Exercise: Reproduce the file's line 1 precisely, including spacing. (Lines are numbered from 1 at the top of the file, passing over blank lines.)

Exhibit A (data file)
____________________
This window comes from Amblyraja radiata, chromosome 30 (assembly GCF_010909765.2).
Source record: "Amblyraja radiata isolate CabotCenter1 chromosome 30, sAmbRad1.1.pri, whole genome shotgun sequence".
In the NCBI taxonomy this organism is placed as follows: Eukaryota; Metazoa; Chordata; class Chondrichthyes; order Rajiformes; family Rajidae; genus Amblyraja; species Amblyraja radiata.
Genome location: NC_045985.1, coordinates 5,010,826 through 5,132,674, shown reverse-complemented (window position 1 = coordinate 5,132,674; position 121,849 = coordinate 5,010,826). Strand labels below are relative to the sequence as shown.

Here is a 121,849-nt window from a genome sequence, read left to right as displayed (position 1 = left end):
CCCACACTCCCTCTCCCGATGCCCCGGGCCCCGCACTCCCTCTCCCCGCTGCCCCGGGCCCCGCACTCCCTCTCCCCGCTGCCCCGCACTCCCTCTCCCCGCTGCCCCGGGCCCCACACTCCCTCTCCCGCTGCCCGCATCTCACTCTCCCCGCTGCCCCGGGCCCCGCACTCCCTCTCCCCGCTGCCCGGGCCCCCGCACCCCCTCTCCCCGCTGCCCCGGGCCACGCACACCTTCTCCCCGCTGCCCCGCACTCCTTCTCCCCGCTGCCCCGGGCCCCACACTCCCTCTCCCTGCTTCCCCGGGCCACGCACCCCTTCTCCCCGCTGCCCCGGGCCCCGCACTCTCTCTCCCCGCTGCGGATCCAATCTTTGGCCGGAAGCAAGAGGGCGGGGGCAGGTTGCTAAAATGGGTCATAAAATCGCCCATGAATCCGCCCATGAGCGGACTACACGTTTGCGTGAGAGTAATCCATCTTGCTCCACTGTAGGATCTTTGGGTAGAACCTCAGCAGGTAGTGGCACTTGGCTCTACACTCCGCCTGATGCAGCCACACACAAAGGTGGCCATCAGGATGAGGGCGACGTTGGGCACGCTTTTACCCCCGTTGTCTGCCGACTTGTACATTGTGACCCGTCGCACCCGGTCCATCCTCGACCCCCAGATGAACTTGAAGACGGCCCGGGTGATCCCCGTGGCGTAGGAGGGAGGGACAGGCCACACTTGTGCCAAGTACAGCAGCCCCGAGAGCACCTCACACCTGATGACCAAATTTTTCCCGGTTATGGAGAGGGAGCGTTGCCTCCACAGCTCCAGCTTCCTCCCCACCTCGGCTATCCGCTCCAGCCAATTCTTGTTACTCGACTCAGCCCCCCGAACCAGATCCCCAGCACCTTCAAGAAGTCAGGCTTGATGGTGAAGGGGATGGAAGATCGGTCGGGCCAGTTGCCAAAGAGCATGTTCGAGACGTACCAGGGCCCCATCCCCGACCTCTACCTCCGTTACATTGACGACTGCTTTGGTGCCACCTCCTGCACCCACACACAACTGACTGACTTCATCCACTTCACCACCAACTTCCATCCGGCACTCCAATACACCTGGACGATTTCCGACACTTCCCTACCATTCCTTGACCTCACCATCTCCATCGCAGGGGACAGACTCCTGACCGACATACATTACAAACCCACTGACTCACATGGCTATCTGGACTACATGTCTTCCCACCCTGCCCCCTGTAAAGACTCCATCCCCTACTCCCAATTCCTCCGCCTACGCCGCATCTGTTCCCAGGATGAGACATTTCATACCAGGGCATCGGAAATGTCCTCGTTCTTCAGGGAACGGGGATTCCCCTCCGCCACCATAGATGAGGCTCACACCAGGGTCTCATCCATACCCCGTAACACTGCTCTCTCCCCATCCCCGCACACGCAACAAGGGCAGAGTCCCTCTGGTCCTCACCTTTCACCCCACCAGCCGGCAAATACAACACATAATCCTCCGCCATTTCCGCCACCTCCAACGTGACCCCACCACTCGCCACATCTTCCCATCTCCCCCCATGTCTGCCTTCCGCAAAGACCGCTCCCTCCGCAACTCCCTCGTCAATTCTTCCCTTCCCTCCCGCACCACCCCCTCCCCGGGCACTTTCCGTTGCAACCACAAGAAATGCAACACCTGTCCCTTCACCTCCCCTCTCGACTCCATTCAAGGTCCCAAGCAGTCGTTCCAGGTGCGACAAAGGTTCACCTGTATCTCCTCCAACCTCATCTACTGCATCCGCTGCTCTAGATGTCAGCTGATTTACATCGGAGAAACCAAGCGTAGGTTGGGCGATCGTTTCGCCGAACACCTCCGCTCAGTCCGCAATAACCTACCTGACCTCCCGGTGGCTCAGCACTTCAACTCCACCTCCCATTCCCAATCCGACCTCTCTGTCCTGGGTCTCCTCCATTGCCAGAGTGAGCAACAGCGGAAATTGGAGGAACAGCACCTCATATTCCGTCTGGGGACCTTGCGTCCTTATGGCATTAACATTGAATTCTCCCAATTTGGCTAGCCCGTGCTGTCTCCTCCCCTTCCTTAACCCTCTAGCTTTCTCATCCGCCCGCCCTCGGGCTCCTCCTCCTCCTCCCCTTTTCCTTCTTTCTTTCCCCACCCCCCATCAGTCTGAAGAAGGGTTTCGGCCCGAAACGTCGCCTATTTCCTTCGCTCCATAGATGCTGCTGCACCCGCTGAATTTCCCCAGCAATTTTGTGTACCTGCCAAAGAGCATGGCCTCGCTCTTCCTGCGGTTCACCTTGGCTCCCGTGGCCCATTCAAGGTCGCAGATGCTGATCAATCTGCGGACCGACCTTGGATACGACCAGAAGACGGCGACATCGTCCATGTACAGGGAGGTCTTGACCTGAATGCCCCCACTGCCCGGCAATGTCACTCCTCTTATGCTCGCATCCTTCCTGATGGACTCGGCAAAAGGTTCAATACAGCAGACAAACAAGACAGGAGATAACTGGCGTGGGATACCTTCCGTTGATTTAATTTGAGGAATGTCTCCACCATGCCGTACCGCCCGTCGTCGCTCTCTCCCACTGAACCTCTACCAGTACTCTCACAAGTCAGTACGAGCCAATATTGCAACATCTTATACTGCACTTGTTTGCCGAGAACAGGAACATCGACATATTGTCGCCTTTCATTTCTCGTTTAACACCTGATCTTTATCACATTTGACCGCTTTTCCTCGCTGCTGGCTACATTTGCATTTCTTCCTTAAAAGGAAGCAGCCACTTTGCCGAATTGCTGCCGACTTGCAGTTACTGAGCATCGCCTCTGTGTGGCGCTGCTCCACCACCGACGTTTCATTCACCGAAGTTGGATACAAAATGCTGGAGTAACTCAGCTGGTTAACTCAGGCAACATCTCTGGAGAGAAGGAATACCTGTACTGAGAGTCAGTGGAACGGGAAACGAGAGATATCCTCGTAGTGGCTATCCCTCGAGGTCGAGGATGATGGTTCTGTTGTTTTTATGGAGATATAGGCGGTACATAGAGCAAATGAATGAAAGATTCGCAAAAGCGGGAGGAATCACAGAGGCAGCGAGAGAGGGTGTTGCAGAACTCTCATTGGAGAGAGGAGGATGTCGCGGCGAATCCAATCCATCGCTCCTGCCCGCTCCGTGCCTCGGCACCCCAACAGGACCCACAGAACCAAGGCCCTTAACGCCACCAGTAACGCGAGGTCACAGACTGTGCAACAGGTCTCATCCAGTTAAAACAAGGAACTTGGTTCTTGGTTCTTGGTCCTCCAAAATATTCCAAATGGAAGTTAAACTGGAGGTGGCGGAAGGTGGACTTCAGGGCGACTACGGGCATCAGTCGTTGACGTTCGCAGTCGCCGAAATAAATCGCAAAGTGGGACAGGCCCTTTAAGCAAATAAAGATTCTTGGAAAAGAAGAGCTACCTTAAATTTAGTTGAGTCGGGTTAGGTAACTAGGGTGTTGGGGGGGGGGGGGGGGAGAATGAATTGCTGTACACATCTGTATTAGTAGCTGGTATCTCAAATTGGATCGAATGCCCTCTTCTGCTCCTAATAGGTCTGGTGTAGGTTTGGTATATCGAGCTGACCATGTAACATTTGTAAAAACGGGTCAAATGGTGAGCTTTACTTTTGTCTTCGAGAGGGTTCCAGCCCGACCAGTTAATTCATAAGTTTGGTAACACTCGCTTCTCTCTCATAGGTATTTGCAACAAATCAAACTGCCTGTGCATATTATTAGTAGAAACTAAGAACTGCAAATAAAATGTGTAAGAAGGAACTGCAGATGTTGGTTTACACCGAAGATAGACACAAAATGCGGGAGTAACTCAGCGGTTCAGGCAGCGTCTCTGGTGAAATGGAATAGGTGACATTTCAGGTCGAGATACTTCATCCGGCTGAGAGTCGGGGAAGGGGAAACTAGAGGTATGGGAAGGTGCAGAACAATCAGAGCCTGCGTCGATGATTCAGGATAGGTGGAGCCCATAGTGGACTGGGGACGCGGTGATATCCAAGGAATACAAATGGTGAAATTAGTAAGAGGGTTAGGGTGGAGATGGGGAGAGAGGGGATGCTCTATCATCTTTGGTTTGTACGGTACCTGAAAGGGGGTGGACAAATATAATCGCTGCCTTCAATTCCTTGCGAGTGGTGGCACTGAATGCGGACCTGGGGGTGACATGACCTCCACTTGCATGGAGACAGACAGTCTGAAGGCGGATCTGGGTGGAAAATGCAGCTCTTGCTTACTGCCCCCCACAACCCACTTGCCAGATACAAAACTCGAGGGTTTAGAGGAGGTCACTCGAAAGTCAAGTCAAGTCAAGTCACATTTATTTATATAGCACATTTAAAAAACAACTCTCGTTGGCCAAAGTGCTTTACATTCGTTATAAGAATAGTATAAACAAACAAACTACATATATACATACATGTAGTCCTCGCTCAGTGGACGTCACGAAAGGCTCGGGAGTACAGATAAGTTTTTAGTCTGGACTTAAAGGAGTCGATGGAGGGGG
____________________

This window comes from Amblyraja radiata, chromosome 30 (assembly GCF_010909765.2).